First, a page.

Those who are cited and shall be found by the Parliament to be incendiaries are excepted from the benefit of the Act, not that we conceive the Act shall contain any such exception, for the Act must be absolute; nor will any exception be needful since the process of the incendiaries will be discussed before the oblivion can be enacted. But the exception is expressed only to prevent mistaking, lest any of those who are cited for incendiaries should misapply the same to themselves as intended for their benefit, which were indeed a great mistake; for (1) that were to suppose the 8th of our demands which is for settling of a peace, to be contrary to the 4th which in name of the Parliament craves incendiaries to be tried and punished: (2) that were to call all in question again which after long debate is passed in an article long since in the treaty and agreed upon by his Majesty and the Parliament of England, whereof we have rendered an account to those who entrusted us: (3) this misapplying would import that the blame of the late troubles should rest upon the King or kingdom and [not] upon them who ought to bear the blame of that of which they have been the authors: (4) it is contrary to our instructions and to the minds of those who sent us that the incendiaries whose trial and censure the Parliament has judged necessary for their peace be passed from, they being cited to undergo their trial both before and after his Majesty's remitting [them] to the Parliament's judgment: (5) the King's Majesty, holding all his subjects to be equally respected in matter of justice, has granted the like course against the incendiaries in England and Scotland, and what reason is it that the Parliament of Scotland should not be permitted to censure the incendiaries in that kingdom as it is lawful for England to censure theirs?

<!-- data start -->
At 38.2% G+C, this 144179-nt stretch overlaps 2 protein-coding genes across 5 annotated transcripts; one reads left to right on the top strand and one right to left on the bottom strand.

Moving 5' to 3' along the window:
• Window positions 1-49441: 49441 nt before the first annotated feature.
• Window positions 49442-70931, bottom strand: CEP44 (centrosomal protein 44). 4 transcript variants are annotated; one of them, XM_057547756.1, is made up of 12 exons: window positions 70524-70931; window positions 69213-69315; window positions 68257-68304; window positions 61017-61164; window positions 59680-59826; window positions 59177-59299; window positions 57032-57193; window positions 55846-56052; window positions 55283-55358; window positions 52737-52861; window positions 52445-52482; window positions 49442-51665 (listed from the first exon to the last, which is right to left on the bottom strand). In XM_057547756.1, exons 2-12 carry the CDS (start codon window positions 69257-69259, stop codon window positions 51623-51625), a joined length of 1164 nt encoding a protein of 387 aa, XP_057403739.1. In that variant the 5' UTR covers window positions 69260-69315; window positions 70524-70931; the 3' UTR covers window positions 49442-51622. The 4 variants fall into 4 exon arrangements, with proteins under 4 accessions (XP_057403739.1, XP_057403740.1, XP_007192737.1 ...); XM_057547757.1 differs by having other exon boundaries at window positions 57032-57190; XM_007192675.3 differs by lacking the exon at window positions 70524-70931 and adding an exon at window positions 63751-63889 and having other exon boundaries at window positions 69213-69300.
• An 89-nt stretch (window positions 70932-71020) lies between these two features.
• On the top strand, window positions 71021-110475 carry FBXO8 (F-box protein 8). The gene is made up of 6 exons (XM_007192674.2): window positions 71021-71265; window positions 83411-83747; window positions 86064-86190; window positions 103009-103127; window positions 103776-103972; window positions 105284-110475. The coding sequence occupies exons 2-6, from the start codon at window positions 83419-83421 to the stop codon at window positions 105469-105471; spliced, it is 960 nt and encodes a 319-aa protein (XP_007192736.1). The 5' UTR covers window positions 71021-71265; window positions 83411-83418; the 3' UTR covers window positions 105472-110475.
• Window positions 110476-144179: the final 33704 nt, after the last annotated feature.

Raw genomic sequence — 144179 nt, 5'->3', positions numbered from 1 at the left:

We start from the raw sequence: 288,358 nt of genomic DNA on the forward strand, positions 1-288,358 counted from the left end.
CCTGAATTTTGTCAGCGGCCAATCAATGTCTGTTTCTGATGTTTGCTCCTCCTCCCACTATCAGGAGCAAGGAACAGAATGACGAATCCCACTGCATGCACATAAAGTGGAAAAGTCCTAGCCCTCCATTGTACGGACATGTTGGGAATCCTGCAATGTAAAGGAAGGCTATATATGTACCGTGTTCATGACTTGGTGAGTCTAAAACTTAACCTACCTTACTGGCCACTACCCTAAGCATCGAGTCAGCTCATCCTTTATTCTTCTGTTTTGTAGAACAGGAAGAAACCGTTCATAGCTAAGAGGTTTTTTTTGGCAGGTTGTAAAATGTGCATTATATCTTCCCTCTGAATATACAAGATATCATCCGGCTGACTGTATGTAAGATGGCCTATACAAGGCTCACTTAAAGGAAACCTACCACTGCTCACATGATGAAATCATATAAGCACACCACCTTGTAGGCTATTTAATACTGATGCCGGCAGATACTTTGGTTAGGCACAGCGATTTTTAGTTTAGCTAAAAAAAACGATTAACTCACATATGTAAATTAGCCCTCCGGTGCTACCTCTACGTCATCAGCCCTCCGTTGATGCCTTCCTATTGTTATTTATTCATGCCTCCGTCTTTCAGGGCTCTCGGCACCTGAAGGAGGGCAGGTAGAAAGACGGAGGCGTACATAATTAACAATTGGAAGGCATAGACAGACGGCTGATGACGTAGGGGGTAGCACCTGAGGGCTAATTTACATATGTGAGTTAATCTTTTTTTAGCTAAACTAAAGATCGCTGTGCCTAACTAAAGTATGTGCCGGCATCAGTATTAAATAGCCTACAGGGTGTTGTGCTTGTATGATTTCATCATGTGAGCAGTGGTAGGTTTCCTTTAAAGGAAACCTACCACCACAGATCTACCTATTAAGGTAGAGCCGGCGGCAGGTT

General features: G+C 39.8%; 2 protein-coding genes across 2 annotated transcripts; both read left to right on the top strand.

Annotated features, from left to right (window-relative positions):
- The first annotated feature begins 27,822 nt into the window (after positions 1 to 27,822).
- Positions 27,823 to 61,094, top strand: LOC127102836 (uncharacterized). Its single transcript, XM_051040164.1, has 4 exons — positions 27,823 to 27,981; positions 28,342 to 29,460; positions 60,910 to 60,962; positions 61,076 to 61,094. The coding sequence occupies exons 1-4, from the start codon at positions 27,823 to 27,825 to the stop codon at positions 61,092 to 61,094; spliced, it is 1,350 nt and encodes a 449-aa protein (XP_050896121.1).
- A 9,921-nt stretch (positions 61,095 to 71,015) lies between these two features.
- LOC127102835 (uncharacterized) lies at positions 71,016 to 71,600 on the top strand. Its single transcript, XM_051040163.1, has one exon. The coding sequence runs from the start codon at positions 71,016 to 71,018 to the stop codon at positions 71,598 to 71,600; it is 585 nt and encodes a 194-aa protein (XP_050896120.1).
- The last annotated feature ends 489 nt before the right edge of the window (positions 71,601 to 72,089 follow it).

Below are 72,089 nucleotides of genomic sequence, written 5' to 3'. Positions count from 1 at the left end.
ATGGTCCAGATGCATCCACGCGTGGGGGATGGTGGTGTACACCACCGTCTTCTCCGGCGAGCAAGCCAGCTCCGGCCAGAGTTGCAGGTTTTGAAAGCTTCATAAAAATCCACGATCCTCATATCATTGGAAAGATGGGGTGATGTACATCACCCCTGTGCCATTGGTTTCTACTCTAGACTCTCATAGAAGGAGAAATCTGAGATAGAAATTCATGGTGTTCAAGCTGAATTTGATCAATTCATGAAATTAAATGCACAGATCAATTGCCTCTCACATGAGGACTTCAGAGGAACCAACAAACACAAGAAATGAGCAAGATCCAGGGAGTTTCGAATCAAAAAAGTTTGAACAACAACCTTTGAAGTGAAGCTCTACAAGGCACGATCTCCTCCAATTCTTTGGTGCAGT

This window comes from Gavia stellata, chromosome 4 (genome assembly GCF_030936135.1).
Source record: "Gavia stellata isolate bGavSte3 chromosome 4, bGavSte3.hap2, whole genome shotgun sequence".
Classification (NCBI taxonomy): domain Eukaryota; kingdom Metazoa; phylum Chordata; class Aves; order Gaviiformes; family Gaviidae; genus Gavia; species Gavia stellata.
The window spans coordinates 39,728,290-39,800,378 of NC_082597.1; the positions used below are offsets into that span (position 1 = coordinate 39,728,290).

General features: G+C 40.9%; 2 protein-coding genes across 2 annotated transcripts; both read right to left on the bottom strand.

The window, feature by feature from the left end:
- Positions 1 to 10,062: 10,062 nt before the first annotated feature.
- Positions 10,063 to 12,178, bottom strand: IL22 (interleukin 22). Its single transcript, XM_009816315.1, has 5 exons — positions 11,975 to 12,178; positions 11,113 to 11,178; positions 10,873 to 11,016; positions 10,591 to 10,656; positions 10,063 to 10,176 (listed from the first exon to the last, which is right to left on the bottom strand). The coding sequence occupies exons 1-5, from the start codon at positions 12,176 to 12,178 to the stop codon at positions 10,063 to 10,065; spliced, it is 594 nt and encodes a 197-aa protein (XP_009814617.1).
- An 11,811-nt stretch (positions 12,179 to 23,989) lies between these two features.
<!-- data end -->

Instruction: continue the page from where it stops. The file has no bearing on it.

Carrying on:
And as it cannot reasonably be supposed that the incendiaries on the one part are to be included in the Act of Oblivion, so can it not be extended to any who out of the case of their lawful defence and of contributing their endeavours to the public (which is common almost to the whole kingdom) shall be cited before the Parliament for any crime whatsoever.
We cannot therefore apprehend that this motion, so destructive of the former article agreed upon, proceeds from his Majesty or from the [Lords] Commissioners, but from these persons who in the common peace foresee their own deserved trouble, and those rather by adding again fuel to the fire which was kindled by themselves to expose both King and kingdom to hazard than that themselves should abide trial and condign punishment.— Undated.
1 p. (131. 167.)
Treaty with the Scots.
1641, June 9. "Scotch Commissioners' paper to know the Parliament's meaning concerning the Act of Oblivion and the Proviso to be added, wherein the Incendiaries are named."